21 AD Asia
at Link's Hall, May 9-11
Jazzdance by Danny Buraczeski
at the Dance Center of Columbia College, May 1-3
Jump Rhythm Jazz Project
at the Vittum Theater, May 7-11
Every art form has its purists and its pollinators--and often they're at loggerheads. Plenty of jazz musicians still refer to fusion as "the F word," and pitched battles take place regularly in classical concert halls over what styles truly belong there. Dancers too must continually ask themselves whether the tradition from which they've emerged is a haven or a trap. There's no single answer: the traditionalists and the crossover artists each have a role to play. Without purists, the various strains on which innovators draw would be indistinguishable. Without crossover artists, purity would turn stale.
Only one of these concerts made tradition its explicit topic, but all three wrestled with it. "21 AD Asia," curated by Pranita Jain, explored the similarities of Asian dance traditions and blended them with non-Asian forms. Modern dancer-choreographer Nana Shineflug described her contribution to the evening, a solo, as honoring and expressing the idea that "we're all everything," and Jain included a piece using classical bharata natyam moves to interpret Navajo and Sanskrit religious chants. The evening, which featured five companies or individuals, celebrated fusion while showcasing disparate traditions.
Similarly, Jazzdance by Danny Buraczeski seemed dedicated to showing what a big tent jazz dancing can be. In the first piece, Las Cuatro Estaciones ("The Four Seasons"), Buraczeski chose for the music Astor Piazzolla's jazz-influenced homage to Vivaldi and for the choreography a square-dance motif blended with classical lifts and holds--and managed to present a work wholly recognizable as American jazz dancing. The evening focused plenty of attention on the form's origins: Ezekiel's Wheel uses an adaptation of gospel by Philip Hamilton as well as the words of James Baldwin to highlight jazz dance's indebtedness to African-American musical and movement traditions, while Swing Concerto pays homage to the form's jump-jive-and-wail foundation. Like Hubbard Street Dance Chicago's signature piece The 40s, this work is entertaining but not very challenging or original. It does, however, serve to preserve a form of dancing that might otherwise be forgotten.
That preservationist impulse clearly animates Billy Siegenfeld: his Jump Rhythm Jazz Project is tightly tethered to its historical roots. In a curtain-raising speech he described Jump Rhythm's purpose as "keep[ing] alive the tradition of American vernacular dance," though really he means that tradition as practiced in the middle years of the 20th century by Fred Astaire and company. The concert revealed the drawbacks as well as the value of Siegenfeld's brand of purism: by limiting himself to a small vocabulary, the choreographer risks its becoming overfamiliar. It's as though a cook decided to celebrate cinnamon by serving cinnamon pancakes, cinnamon toast, apple cider with cinnamon, and cinnamon chicken. Love the spice as you might, pretty soon you'd want to taste something else.
Even the company's new works, which exhibit some effort to broaden the vocabulary, convey a sense of needless stricture. While For Buster, Jeannie Hill's charming trio for women tap dancers, reminds us of the pleasures of watching Ann Miller and Eleanor Powell, it doesn't extend those pleasures in any way. And Siegenfeld's own new Settling for Less, though set to rap as well as the blues music of an earlier generation, advances beyond what he's done before but not as far as we'd like. The comic slouching, the hitch in the dancers' steps, the mugging and audible time counting--all are true to Siegenfeld's artistic heritage. But to an audience whose palate has been broadened, the dancing seems limited, and pointlessly so.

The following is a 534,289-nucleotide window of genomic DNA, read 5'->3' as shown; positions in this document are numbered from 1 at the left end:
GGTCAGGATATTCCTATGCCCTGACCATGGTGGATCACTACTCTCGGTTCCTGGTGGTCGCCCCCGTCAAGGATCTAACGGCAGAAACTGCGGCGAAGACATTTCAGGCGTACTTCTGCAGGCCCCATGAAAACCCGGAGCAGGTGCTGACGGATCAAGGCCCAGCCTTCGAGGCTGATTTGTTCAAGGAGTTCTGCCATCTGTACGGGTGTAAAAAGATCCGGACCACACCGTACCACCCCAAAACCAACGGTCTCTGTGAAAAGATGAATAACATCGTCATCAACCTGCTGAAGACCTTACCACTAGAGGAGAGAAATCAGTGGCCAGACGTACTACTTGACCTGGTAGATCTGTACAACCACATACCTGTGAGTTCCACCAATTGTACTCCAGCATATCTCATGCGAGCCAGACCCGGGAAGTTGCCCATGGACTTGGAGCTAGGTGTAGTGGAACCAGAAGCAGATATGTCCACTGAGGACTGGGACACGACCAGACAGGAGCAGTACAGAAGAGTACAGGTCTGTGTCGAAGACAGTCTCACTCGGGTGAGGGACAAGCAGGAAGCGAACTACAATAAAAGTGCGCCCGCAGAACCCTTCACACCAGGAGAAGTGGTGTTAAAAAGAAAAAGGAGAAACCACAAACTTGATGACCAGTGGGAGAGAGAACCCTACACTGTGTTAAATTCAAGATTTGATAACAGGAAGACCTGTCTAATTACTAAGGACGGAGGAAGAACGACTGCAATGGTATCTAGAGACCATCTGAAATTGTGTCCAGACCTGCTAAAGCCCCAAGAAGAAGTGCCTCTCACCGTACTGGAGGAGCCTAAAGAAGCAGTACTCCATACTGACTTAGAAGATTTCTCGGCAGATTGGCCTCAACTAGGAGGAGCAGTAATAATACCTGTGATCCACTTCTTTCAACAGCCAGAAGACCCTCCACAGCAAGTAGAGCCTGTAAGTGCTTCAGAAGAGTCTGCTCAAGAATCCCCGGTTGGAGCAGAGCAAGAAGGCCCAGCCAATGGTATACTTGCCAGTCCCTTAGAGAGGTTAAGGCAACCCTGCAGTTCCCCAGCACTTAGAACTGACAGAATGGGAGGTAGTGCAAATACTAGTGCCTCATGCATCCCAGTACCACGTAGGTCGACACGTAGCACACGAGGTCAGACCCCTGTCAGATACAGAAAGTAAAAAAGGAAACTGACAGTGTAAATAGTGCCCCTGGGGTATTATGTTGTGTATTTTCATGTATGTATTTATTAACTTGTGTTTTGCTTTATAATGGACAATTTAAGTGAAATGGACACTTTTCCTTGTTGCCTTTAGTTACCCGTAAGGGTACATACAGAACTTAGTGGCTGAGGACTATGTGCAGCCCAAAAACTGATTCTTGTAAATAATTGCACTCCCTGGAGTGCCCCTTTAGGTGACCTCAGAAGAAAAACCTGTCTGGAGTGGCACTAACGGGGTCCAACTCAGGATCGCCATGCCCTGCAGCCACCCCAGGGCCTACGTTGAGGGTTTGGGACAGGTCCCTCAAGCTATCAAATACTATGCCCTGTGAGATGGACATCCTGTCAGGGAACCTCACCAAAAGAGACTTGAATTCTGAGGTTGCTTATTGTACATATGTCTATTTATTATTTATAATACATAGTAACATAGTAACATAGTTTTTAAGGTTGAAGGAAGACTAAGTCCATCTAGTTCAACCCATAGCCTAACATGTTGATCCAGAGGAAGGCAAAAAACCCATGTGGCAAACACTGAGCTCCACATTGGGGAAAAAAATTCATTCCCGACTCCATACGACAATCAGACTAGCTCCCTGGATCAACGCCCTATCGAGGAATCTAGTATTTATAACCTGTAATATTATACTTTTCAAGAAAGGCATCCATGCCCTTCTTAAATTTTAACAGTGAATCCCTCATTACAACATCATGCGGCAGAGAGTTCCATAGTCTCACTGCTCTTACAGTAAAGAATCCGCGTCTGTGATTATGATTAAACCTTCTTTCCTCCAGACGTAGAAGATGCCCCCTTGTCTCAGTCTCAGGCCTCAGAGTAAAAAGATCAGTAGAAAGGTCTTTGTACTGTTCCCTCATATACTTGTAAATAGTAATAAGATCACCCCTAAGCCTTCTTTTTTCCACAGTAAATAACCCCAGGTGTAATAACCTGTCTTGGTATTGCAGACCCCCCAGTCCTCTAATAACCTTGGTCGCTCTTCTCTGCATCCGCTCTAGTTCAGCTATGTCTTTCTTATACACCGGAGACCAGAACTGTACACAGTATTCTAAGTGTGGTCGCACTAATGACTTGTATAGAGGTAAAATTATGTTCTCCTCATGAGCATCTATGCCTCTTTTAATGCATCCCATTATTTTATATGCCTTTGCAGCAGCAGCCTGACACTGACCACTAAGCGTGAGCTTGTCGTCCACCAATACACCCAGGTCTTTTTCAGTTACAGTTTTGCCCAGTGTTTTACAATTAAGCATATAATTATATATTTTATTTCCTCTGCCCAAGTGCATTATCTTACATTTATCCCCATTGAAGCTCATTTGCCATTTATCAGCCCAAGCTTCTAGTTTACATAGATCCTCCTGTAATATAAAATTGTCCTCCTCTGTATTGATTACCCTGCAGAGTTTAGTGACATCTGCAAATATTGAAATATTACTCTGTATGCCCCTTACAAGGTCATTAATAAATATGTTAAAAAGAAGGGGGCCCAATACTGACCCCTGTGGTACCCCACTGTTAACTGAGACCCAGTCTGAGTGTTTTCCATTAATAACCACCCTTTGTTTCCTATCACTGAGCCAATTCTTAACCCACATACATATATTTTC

To some extent this is a matter of programming. The Jump Rhythm concert included half a dozen repertory works as well as three premieres. (The third, If Winter, is a revision and expansion of a 2001 work.) The new pieces would have shown to better advantage if set apart from the oeuvre from which they developed. Jazzdance's less crowded program was perforce more selective. But Buraczeski is also taking greater artistic risks: where Siegenfeld uses five minutes of rap before reverting to musical type, Buraczeski finds or creates exceptional accompaniment from a wide range of genres and stays with it for the length of his piece.
In any case, Siegenfeld's great strength is duets. In Two Gents, Perhaps, his delightful homage to the Astaire-Kelly "The Babbitt and the Bromide," and Poppy and Lou, a tribute to his parents that's a sort of "Dancin' in the Dark" for the elderly, he expands on tradition instead of being trapped by it. By contrast Buraczeski shines in choreography for the ensemble: each movement of Las Cuatro Estaciones is constructed as a dialogue between soloist (the exceptional Mary Ann Bradley) and company, embodying the musical dialogue between violin and orchestra. And since the solos build on the group sections, the whole ends up greater than the sum of its parts.
Which is precisely the issue: whether a jazz dance that incorporates rap or classical music, or a bharata natyam performance to Navajo rhythms, is greater or less than the sum of its parts. Purist choreographers like Siegenfeld make it possible for innovators like Buraczeski to do exciting work. But Siegenfeld should be mindful of the price he's paying for purity. It's wonderful to preserve the culture of an isolated tribe, but if that culture has no automobiles, it doesn't mean the preservationist has to walk.
Art accompanying story in printed newspaper (not available in this archive): photo/William Frederking.